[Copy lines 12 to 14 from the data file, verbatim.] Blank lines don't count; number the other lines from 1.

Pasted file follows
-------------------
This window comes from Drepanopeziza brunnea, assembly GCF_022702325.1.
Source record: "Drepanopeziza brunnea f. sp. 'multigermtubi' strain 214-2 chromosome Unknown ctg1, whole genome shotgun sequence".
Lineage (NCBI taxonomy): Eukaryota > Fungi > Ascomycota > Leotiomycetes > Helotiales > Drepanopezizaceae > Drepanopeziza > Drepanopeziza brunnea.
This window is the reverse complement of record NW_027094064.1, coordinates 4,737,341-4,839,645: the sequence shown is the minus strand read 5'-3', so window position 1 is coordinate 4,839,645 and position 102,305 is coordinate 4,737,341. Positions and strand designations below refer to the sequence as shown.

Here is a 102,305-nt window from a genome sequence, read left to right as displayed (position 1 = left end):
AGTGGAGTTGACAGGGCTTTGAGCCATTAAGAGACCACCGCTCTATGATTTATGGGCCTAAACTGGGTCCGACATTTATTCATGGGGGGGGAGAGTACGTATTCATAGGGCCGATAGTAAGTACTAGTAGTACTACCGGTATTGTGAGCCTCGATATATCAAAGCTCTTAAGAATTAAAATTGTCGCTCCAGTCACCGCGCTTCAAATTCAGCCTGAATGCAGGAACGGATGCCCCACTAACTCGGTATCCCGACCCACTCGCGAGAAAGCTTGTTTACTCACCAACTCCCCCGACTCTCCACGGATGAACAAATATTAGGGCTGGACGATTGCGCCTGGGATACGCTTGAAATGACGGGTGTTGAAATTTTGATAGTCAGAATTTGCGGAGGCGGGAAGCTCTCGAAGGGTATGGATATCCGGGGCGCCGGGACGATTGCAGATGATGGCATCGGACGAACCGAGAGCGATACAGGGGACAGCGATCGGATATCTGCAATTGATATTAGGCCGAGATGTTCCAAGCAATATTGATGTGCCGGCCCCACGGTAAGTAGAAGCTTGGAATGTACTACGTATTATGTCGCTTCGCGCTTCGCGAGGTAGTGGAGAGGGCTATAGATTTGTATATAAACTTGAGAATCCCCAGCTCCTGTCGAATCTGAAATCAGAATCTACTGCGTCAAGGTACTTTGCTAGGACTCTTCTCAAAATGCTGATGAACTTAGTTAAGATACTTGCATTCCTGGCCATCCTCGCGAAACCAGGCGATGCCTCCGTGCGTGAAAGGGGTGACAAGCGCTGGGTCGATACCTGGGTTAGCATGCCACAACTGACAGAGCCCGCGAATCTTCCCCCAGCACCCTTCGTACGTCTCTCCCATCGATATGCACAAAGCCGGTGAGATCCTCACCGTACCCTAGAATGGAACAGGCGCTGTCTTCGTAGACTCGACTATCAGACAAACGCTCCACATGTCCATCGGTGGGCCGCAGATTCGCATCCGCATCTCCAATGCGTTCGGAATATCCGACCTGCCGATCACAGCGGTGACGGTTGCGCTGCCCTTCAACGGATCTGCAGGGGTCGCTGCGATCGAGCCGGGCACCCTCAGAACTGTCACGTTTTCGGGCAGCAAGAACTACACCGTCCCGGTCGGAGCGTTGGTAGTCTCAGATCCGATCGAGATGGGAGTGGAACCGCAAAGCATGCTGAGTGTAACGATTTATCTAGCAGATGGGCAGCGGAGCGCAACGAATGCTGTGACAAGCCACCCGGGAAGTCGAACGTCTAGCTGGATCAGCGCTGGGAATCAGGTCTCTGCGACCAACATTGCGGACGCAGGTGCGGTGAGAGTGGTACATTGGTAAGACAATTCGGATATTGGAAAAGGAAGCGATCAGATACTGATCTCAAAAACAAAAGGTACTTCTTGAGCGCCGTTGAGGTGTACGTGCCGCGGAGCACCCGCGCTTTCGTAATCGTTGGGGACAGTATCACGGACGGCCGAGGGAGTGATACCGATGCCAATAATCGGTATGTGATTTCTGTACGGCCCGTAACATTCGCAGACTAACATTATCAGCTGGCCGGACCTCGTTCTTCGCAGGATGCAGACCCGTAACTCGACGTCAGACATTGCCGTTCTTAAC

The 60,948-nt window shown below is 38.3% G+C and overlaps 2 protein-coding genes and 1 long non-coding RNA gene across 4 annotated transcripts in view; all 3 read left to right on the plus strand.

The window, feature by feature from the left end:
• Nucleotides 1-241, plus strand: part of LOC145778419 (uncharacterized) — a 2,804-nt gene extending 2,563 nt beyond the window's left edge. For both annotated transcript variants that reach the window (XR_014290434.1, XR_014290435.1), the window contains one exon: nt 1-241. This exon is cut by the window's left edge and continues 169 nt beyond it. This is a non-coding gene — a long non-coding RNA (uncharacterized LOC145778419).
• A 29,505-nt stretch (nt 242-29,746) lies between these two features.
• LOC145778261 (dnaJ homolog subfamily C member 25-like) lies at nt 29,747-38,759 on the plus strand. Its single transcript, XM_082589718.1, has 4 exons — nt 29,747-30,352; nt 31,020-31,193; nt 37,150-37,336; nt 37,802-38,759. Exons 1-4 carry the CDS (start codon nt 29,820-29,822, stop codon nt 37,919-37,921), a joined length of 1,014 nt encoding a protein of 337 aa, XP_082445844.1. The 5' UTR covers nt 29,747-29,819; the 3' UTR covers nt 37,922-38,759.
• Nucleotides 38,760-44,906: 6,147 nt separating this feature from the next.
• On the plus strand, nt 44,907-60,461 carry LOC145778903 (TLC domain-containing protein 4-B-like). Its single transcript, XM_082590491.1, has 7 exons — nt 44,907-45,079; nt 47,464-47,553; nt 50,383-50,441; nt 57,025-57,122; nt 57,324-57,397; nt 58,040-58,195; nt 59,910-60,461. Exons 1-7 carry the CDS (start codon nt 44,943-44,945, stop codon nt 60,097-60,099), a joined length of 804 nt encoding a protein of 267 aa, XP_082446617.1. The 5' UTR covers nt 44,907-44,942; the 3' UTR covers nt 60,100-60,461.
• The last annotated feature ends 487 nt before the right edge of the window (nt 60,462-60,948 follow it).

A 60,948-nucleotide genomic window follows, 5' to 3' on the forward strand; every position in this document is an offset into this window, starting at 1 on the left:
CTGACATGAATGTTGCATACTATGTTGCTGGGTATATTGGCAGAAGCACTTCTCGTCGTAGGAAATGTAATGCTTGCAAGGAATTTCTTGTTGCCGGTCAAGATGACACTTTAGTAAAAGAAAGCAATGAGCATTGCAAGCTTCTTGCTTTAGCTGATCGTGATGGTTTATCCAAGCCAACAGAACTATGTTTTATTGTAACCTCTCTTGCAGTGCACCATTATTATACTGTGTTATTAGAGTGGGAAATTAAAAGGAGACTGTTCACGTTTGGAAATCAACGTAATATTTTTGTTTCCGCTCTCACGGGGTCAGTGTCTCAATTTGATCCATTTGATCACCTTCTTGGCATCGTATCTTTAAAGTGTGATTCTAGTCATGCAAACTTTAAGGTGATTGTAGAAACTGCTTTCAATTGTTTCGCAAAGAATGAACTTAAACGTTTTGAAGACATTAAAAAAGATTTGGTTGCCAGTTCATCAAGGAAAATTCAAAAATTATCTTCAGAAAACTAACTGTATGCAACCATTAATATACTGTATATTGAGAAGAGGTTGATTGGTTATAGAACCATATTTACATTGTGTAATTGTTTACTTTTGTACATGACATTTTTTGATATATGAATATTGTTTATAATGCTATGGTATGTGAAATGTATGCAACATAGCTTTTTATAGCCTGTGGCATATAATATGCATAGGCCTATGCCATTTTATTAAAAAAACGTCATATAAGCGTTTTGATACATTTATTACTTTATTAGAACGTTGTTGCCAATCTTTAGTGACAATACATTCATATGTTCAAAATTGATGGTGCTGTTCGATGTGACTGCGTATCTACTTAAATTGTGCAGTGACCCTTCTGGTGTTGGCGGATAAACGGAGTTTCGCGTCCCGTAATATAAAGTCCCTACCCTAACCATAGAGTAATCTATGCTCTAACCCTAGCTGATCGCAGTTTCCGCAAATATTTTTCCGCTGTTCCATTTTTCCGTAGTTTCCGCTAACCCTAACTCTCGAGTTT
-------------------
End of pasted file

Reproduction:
• Nucleotides 38,760-44,906: 6,147 nt separating this feature from the next.
• On the plus strand, nt 44,907-60,461 carry LOC145778903 (TLC domain-containing protein 4-B-like). Its single transcript, XM_082590491.1, has 7 exons — nt 44,907-45,079; nt 47,464-47,553; nt 50,383-50,441; nt 57,025-57,122; nt 57,324-57,397; nt 58,040-58,195; nt 59,910-60,461. Exons 1-7 carry the CDS (start codon nt 44,943-44,945, stop codon nt 60,097-60,099), a joined length of 804 nt encoding a protein of 267 aa, XP_082446617.1. The 5' UTR covers nt 44,907-44,942; the 3' UTR covers nt 60,100-60,461.
• The last annotated feature ends 487 nt before the right edge of the window (nt 60,462-60,948 follow it).